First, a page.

Gambling consumed me every day for more than two years. Any chance I could, I would hide from my family, just to feel the click of the button and the opportunity to feel her love again. At times, I’d hide in the bathroom with my laptop so my kids wouldn’t see. Eventually, I began gambling on the computer where I worked.
I began to hate her, but I didn’t stop. I couldn’t stop. I tried. She owned me. I could get there again, she promised.
Money had begun to dwindle. All of my savings were now gone, and no one knew I was gambling, no one. I began gambling an entire paycheck in one night, within less than an hour at times—occasionally winning, but mostly losing. Within these two years, I had gambled compulsively to the tune of nearly $100,000. It was getting terribly hard to hide. I lied to my loved ones every day. I fabricated stories of money frozen in accounts, so I wouldn’t have to stop. I lied so much that it breaks my heart as I am writing these words. I still can’t apologize enough.
Here comes the kicker, my shame, my rock bottom.
In the last six months of my gambling addiction, I started stealing from my work. I was terrible at it; stealing is clearly not my forte. But gambling had a hold on me like no other. I needed to hide my addiction, and not because I didn’t want to get caught, but because I didn’t want to stop. I was chasing that damn metaphorical dragon with a vengeance, not caring whom I hurt along the way.
Without getting into the details of how or how much I stole, let’s just recognize that I did something illegal and morally questionable. It’s something that has given me shame, like nothing I have ever done in my life. And for the very first time, I was the one who had caused my shame. I was putting my hand in the cookie jar, and it was about time I got caught.
With tremendous forethought, I planned how I would expose myself. Taking the easy way out, I emailed my boss a detailed letter explaining I had stolen and I had/have a gambling problem. I ended the letter with my resignation. The two hours I waited for a response were sickening and physically painful. Every few minutes, between gasping for air and sobbing, I would run to the bathroom and vomit. Then, there it was, his number on my cell phone. It took all I had for me to answer, to not run away and try to win one more bet.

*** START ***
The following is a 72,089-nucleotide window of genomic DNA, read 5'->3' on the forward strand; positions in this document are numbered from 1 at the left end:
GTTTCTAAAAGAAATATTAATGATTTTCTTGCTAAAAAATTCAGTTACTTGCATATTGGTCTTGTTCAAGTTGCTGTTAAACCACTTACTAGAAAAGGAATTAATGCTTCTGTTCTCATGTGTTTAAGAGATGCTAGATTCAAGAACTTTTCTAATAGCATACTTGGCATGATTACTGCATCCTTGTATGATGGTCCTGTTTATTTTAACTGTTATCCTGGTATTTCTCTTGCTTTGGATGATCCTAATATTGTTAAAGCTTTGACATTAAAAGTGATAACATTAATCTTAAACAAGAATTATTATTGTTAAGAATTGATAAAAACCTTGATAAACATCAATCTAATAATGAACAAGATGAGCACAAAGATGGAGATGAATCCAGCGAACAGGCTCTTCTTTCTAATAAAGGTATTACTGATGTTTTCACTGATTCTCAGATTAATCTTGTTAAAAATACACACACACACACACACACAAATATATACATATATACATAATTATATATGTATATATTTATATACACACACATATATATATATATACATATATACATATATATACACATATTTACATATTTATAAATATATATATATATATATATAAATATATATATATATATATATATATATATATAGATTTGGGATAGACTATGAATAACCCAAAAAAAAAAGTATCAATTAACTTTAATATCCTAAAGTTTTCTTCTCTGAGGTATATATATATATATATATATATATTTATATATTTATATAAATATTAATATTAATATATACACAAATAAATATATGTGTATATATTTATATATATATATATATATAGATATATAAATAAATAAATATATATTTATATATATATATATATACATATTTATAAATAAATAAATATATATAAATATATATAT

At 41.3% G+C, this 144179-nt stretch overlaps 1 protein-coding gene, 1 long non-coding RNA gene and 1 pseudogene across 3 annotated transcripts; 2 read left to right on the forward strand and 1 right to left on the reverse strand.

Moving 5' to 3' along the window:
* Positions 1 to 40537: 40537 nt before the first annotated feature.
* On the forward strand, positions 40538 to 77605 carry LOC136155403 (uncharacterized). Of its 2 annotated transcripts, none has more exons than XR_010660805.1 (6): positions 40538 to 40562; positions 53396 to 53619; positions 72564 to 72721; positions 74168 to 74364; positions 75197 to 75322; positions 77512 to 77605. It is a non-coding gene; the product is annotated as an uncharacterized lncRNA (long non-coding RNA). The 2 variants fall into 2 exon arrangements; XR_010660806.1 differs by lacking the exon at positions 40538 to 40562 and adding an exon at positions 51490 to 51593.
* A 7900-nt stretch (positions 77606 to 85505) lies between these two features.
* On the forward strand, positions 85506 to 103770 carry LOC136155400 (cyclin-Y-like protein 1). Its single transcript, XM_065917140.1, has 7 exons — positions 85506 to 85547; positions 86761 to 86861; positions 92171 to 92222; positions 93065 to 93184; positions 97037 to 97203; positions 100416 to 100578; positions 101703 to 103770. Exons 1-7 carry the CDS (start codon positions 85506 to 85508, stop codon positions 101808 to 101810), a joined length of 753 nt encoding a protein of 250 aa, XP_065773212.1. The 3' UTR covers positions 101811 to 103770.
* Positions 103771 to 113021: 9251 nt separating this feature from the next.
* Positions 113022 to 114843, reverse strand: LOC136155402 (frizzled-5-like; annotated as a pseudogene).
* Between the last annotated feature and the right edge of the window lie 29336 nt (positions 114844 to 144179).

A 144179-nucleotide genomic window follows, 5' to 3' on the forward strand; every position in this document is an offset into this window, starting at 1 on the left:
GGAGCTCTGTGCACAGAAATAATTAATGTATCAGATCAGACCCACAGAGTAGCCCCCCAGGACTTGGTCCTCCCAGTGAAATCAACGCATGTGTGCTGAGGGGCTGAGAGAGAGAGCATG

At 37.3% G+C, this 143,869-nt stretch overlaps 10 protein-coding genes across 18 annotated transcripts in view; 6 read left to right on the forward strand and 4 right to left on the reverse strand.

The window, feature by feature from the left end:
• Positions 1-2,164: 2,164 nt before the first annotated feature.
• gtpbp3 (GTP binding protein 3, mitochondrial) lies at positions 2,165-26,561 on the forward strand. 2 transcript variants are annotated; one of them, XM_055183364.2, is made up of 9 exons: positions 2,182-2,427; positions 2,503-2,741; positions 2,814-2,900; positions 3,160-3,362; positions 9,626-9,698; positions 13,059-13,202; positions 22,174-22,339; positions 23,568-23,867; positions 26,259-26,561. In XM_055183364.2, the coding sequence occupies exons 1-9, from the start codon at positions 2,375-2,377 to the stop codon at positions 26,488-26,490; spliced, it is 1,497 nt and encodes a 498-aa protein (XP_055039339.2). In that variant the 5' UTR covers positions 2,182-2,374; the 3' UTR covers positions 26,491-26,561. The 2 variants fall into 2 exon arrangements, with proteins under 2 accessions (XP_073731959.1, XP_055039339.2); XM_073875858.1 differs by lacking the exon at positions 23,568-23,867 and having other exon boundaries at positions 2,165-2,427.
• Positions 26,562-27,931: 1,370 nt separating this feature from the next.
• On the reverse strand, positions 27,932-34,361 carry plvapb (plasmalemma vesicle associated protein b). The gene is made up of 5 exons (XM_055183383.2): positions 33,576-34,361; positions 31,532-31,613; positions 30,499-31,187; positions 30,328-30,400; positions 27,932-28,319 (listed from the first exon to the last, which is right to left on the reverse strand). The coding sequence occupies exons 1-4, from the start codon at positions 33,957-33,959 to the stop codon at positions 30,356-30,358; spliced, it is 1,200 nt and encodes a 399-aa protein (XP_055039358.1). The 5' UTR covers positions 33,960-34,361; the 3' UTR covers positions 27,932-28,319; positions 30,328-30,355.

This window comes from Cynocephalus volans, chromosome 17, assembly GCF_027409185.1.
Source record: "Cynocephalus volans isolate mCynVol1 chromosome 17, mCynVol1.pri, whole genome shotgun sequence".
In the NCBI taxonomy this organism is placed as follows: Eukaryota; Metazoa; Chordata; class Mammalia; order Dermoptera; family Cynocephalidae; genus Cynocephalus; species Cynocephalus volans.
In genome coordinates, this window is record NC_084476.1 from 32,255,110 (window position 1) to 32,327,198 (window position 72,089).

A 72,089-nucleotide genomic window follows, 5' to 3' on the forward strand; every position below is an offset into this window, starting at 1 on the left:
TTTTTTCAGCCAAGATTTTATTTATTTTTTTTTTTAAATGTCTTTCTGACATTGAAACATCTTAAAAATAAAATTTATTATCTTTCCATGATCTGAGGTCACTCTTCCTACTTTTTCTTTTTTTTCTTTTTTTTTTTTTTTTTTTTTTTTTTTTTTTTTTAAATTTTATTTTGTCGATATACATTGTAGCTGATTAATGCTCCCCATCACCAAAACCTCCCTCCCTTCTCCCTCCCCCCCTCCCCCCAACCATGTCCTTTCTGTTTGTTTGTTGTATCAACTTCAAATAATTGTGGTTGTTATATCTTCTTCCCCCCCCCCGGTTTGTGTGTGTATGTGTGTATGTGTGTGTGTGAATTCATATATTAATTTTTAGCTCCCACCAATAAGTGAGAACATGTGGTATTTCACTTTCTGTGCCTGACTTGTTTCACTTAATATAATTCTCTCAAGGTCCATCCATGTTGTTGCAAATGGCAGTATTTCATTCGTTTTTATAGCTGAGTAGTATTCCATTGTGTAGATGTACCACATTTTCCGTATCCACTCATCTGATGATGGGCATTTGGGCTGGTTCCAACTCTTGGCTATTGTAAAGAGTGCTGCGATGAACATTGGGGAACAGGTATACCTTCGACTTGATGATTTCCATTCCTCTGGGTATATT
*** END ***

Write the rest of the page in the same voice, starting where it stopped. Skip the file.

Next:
The gist of the conversation: He already knew, and the police were now involved. I should expect an officer at my door in the next few days.
Through convulsions and tears, I came to the realization it was time to tell my family everything. My secret needed unveiling, and I had never in my life been more afraid than I was that day.
My thoughts couldn’t have been more unclear. With $80 left in my bank account, the idea of jail time, and the possibility of losing my family forever, I did what any compulsive gambler would do. I opened up that pretty little website and loaded up my wallet. You got it, I gambled it all away. I didn’t hit the big one. Three minutes later, I had nothing left, not even my dignity.
I haven’t gambled in 708 days, for the first 400 days or so it crossed my mind at least once a day. These days it rarely does. During the first few months, after my secret was divulged, I had thoughts of suicide daily. Shame can do that to a person, something I learned very quickly. Without the many hours I have spent in counseling, I wouldn’t be where I am today.
My story doesn’t end here. I wait to this day for a court date. I have been charged, fingerprinted and have had my very first mug shot—all of which is incredibly humbling and terrifying. I am facing possible jail time, and at the very least, retribution. Because I don’t believe in excuses and have learned the hard way that owning your shit is the best way to go, I will plead guilty when the time comes and hope for the best outcome.
I am a compulsive gambler. I will never be able to gamble again. I don’t even play card games any more. I have learned more about myself in the last 708 days than my 43 years on this planet. I am not excusing my indiscretions or choosing to blame my crime on my addiction. But you need to know, I have forgiven myself. I also know that I hurt many people while riding this rickety roller coaster, and for that, I will always be sorry.
But please understand this is only part of my story. It should not define me as a person, and I will not let it.
If you or anyone you know has a gambling problem, please contact your local Gambling Addiction Treatment Center. Help is there, and usually it is free of charge.